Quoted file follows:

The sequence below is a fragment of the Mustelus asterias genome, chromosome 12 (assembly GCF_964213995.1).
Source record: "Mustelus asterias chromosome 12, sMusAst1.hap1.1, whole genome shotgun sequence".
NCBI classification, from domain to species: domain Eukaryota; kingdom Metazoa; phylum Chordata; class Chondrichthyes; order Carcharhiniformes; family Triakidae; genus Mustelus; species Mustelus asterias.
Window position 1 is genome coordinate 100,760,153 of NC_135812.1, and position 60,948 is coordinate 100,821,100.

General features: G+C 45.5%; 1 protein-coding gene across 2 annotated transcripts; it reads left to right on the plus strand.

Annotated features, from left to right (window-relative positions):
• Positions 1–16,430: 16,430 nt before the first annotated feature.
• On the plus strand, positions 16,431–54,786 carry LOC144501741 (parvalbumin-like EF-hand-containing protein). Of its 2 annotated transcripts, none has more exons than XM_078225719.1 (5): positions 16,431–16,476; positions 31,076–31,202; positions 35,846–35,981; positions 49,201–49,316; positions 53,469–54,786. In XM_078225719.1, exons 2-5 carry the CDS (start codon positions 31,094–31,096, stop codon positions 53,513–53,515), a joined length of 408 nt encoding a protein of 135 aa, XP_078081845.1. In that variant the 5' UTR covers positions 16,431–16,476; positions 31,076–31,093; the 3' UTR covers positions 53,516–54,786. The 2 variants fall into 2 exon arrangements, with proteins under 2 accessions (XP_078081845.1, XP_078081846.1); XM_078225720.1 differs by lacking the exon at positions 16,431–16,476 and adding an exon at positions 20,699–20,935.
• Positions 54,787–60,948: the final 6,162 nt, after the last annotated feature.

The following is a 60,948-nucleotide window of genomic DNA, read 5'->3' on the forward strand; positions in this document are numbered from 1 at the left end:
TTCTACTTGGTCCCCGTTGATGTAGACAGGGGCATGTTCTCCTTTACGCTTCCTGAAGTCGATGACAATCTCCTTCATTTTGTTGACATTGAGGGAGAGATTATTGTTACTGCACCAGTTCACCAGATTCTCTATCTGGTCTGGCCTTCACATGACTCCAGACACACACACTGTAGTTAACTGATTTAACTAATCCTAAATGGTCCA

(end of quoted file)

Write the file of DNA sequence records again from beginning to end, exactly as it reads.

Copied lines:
The sequence below is a fragment of the Mustelus asterias genome, chromosome 12 (assembly GCF_964213995.1).
Source record: "Mustelus asterias chromosome 12, sMusAst1.hap1.1, whole genome shotgun sequence".
NCBI classification, from domain to species: domain Eukaryota; kingdom Metazoa; phylum Chordata; class Chondrichthyes; order Carcharhiniformes; family Triakidae; genus Mustelus; species Mustelus asterias.
Window position 1 is genome coordinate 100,760,153 of NC_135812.1, and position 60,948 is coordinate 100,821,100.

General features: G+C 45.5%; 1 protein-coding gene across 2 annotated transcripts; it reads left to right on the plus strand.

Annotated features, from left to right (window-relative positions):
• Positions 1–16,430: 16,430 nt before the first annotated feature.
• On the plus strand, positions 16,431–54,786 carry LOC144501741 (parvalbumin-like EF-hand-containing protein). Of its 2 annotated transcripts, none has more exons than XM_078225719.1 (5): positions 16,431–16,476; positions 31,076–31,202; positions 35,846–35,981; positions 49,201–49,316; positions 53,469–54,786. In XM_078225719.1, exons 2-5 carry the CDS (start codon positions 31,094–31,096, stop codon positions 53,513–53,515), a joined length of 408 nt encoding a protein of 135 aa, XP_078081845.1. In that variant the 5' UTR covers positions 16,431–16,476; positions 31,076–31,093; the 3' UTR covers positions 53,516–54,786. The 2 variants fall into 2 exon arrangements, with proteins under 2 accessions (XP_078081845.1, XP_078081846.1); XM_078225720.1 differs by lacking the exon at positions 16,431–16,476 and adding an exon at positions 20,699–20,935.
• Positions 54,787–60,948: the final 6,162 nt, after the last annotated feature.

The following is a 60,948-nucleotide window of genomic DNA, read 5'->3' on the forward strand; positions in this document are numbered from 1 at the left end:
TTCTACTTGGTCCCCGTTGATGTAGACAGGGGCATGTTCTCCTTTACGCTTCCTGAAGTCGATGACAATCTCCTTCATTTTGTTGACATTGAGGGAGAGATTATTGTTACTGCACCAGTTCACCAGATTCTCTATCTGGTCTGGCCTTCACATGACTCCAGACACACACACTGTAGTTAACTGATTTAACTAATCCTAAATGGTCCA